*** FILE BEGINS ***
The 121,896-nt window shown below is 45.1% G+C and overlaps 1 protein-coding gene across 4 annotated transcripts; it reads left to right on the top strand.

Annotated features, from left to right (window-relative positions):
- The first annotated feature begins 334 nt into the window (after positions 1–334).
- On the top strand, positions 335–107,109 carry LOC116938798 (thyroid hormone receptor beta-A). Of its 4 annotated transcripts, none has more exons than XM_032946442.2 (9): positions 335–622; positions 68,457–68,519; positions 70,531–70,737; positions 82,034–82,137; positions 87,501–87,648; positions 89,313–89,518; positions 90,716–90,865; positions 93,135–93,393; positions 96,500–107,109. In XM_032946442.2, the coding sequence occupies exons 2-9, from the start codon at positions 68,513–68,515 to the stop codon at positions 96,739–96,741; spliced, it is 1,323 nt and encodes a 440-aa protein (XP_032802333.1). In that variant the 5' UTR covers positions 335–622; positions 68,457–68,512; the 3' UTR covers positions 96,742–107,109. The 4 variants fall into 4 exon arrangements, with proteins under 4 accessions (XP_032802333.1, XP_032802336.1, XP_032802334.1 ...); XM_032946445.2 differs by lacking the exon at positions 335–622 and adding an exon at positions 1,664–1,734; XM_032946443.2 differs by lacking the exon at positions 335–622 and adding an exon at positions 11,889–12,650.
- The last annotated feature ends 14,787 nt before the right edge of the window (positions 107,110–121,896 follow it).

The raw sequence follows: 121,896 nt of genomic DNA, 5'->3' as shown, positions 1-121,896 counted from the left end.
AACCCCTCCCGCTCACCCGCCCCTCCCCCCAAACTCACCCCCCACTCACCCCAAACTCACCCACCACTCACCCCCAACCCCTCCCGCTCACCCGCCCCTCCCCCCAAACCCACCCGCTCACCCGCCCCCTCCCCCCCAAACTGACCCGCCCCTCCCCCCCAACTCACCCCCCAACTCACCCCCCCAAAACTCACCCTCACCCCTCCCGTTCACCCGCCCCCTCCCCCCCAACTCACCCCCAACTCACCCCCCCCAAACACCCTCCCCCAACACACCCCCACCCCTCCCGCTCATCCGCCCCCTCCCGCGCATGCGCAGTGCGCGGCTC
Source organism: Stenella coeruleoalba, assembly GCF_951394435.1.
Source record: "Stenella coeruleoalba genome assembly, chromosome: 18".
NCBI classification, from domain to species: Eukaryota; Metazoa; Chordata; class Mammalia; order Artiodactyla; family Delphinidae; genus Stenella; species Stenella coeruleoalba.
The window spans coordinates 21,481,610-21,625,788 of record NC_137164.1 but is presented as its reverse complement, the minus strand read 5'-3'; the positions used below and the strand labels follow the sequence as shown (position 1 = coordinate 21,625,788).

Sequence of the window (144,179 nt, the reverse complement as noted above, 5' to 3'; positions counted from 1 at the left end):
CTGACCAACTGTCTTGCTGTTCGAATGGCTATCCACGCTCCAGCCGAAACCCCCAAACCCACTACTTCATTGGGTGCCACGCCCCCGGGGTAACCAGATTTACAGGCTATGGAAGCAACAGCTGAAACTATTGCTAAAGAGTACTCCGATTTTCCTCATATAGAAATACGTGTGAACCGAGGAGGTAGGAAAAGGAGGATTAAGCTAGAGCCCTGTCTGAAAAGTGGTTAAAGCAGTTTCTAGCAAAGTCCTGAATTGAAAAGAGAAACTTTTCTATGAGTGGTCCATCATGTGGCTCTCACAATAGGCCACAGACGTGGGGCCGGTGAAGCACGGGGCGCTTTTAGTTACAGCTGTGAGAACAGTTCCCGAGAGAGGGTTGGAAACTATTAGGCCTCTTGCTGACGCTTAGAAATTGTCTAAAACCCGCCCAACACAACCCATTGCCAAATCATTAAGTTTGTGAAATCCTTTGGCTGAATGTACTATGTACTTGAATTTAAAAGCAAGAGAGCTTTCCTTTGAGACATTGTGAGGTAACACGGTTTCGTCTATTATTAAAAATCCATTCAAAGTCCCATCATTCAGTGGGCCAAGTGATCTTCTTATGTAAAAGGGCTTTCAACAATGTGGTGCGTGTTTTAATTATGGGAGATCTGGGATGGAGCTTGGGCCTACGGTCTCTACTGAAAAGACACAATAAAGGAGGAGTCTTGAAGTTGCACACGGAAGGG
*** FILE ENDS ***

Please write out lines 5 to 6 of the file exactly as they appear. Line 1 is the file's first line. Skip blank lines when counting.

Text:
- The last annotated feature ends 14,787 nt before the right edge of the window (positions 107,110–121,896 follow it).

The raw sequence follows: 121,896 nt of genomic DNA, 5'->3' as shown, positions 1-121,896 counted from the left end.